Kitesurfing Rules and Tips

General safety rules

As a main rule: always stay safe to enjoy your kiteboarding session, you will then avoid any accidents and/or injuries.

Always take lessons with a qualified IKO (Interntional Kiteboarding Organisation) kite instructor, and make sure all the safety equipment is provided: IKO-Kiteboarding-zonehelmet, floatation/impact vest, safety leach… For your own safety you should not proceed with any kiteboarding lesson without the suitable PPE.

A qualified IKO kite Instructor should be able to produce his Instructor IKO Card at any time.


A good knowledge of your kite equipment and safety is the key to your safety on the beach and in the water.

You should never learn to fly a full size inflatable kite on the land, including beaches. For that purpose use a trainer kite 2 or 4 lines, remember kiteboarding is a WATER sport!

Always check and understand the weather forecast before heading out for a kite session and be aware of changing weather conditions.

When arriving to the beach, don’t rush! Take time to do a risk assessment and asking advice to other riders is always a smart move! Locals riders will inform you on weather conditions, specifics hazards in the area, areas to avoid… As a beginner, if no one is out on the water, don’t be the first one!

Safe launching and landing require a large and safe beach area clear from any obstacle (i.e vehicle, boat, beach users,…). Get assistance from other kiteboarders to launch and land your kite.

You should never kite alone!


Right of way rules

Rule #1

The rider entering the water from the beach has right of way over the incoming rider.


The rationale behind this rule is that the outgoing rider is on land and therefore more at risk and should have priority.

Rule #2

Starboard rider (kite on the right-hand side) has priority over oncoming rider and should keep his course and pass upwind with the kite higher.

Port tack rider (kite on the left-hand side) must give way to oncoming rider by adjusting course or speed and passing downwind with the kite low to avoid collision.


It is easier for the rider downwind to give space to the rider upwind of him. This rule is applicable to all other sports and nautical activities.


Rule #3

If you are passing upwind, bring your kite UP. If you are downwind, bring your kite DOWN.


To prevents collisions and tangles of kites lines between 2 riders.

Rule #4

When 2 riders are traveling in the same direction, the faster rider coming up from behind must give way to the slower rider in front.


By coming from behind, the faster rider has a better view of the situation, so he must defer to the other rider and change his course.

Rule #5

The rider surfing a wave has priority over the one who is jumping or going in the opposite direction.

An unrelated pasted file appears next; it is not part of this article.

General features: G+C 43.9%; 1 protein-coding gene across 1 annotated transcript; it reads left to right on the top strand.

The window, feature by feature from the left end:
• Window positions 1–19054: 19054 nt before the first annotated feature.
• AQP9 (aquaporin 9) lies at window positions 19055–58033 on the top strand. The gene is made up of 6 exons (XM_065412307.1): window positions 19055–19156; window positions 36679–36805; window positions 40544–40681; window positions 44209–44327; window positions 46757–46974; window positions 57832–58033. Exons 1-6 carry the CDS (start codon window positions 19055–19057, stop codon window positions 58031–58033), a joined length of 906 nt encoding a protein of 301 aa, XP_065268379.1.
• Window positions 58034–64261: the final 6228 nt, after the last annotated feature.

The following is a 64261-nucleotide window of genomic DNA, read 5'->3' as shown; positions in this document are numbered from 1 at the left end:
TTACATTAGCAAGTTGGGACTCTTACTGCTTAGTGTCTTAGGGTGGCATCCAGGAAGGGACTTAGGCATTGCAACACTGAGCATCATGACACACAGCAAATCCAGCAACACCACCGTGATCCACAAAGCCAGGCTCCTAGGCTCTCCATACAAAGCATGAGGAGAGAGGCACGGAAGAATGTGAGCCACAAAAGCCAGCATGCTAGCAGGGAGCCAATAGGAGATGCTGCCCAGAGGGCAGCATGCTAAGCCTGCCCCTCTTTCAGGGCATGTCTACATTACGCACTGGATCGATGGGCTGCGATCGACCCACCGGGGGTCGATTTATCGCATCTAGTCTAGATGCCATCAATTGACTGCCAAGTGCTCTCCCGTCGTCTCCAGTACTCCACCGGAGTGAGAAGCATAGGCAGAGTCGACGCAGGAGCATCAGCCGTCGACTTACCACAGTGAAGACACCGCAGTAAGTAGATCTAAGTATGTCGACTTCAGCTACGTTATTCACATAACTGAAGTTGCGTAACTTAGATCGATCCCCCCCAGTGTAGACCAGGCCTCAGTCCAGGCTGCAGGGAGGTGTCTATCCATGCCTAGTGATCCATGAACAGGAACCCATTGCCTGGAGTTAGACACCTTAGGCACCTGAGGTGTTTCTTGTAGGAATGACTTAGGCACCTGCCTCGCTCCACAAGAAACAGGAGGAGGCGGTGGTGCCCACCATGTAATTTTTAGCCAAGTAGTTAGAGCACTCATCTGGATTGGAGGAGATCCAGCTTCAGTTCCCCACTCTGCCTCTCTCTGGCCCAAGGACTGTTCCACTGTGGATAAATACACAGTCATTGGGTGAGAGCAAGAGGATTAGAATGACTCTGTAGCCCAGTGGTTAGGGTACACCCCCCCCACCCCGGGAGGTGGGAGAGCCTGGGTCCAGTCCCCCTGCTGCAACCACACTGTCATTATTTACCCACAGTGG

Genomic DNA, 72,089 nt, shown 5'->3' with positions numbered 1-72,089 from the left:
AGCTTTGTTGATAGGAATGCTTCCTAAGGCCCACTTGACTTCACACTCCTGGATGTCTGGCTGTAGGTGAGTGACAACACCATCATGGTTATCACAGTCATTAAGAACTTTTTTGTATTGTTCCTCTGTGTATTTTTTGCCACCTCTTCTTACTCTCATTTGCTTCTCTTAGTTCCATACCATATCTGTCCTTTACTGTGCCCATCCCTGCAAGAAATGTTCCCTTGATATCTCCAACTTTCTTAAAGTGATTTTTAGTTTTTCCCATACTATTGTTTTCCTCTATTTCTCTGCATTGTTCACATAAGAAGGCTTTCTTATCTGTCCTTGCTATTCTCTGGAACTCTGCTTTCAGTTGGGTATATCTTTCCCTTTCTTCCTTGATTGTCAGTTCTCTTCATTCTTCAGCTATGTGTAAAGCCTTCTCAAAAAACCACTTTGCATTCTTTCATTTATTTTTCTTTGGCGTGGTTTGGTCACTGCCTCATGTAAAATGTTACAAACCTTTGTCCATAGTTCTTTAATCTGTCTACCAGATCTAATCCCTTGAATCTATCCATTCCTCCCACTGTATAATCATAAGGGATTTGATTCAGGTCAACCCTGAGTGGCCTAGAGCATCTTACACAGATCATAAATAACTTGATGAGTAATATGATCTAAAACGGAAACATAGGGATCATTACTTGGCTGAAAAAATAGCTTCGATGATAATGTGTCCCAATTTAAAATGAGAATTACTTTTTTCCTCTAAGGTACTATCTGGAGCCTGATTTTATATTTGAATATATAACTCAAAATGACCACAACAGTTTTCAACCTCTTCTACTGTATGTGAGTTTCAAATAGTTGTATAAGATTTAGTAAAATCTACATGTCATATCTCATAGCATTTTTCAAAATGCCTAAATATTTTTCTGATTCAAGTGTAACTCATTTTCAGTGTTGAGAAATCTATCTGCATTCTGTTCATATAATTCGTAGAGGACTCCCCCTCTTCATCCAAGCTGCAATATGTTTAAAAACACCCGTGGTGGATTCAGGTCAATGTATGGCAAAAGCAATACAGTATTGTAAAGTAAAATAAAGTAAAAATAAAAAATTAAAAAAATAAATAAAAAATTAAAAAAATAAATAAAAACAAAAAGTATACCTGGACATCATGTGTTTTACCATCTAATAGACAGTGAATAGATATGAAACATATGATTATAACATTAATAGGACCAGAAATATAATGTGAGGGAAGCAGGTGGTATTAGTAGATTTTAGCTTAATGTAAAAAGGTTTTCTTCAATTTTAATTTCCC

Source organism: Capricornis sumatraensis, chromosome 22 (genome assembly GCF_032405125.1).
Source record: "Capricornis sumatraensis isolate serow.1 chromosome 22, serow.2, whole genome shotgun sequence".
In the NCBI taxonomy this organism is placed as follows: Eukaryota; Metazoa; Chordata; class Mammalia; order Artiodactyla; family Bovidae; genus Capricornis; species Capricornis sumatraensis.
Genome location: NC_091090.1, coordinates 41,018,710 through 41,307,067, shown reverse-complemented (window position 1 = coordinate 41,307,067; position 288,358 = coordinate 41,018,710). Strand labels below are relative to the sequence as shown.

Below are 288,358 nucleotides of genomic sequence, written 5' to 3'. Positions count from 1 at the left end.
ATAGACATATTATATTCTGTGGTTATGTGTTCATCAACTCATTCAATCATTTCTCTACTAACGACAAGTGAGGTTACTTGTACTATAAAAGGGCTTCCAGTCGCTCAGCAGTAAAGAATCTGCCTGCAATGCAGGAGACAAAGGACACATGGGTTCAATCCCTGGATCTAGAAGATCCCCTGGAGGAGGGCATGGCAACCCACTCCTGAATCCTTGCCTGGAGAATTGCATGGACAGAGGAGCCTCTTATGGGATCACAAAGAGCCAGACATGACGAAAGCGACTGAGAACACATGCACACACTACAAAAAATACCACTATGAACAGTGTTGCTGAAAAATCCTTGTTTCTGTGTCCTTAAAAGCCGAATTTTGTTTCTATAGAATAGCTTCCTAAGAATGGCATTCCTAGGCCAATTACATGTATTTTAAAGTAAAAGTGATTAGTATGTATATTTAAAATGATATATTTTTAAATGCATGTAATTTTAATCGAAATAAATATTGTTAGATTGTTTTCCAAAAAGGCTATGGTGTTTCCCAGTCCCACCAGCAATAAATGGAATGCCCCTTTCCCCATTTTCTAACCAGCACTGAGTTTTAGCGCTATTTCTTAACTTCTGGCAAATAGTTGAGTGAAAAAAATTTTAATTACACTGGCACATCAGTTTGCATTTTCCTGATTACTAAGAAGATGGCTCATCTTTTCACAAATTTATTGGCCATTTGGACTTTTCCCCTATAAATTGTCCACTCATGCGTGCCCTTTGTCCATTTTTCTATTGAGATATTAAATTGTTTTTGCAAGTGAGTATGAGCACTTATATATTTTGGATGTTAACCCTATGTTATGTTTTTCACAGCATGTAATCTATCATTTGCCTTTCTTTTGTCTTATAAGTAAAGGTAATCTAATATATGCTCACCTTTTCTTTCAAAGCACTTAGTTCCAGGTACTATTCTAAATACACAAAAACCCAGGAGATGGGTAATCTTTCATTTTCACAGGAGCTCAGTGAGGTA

When surfing a wave, the kite is more difficult to pilot, so there is less room for maneuvers. Nevertheless, the rule for the outgoing rider (#1) is applicable when the waves are close to the shore (shore break).

Rule #6

Right of way must be given to other ocean and beach users. Kiteboarders must travel downwind of them.


A regular ocean or beach user cannot react as quickly as a kiteboarder can, so be on the lookout for swimmers and others in the vicinity and ride around them.

Additionally, staying downwind of regular beach users will help prevent injury to them in the event that you lose control of your kite (losing control upwind of swimmer can result in a dangerous collision, as you and your kite could wind up dragging them).


Use of equipment and safety

Maintain your kiteboarding equipment in good condition. It is recommended to always rinse your bar, line and leash with fresh water after each use.

Always proceed with a pre-flight check before launching your Kite. This includes testing your quick release and safety leash.

Never use a board leash (except in large surf for experienced strapless riders). Learning to efficiently body drag upwind is the key to recover a lost board.

Learning and practicing your self-rescue techniques is compulsory before any kiting on your own. Your kite instructor will guide you through this process.

Be humble and know your limits! Learning kiteboarding in wind over 25knots can be challenging. As you progress through your lesson you will build up confidence and get a better understanding of the wind.

Make sure you use the appropriate kite size according your body weight and wind conditions.

In strong wind conditions, it is always recommended to depower the kite when coming back to the beach for landing.

life-vest Helmet Student-Helmet

When setting up your equipment or landing your kite, remember to always secure it on the beach, leading edge down facing the wind with sand on either side of the main strut.

Never launch or land your kite with someone who is not experienced in handling kite gear. Choose the correct assistant for your own safety!

Do not lend your kite equipment to someone who has not had instructions on kiteboarding. Always advise your friend to book kite lessons.

On the top of all these rules, don’t forget to use your
BRAIN to avoid any collision or accident!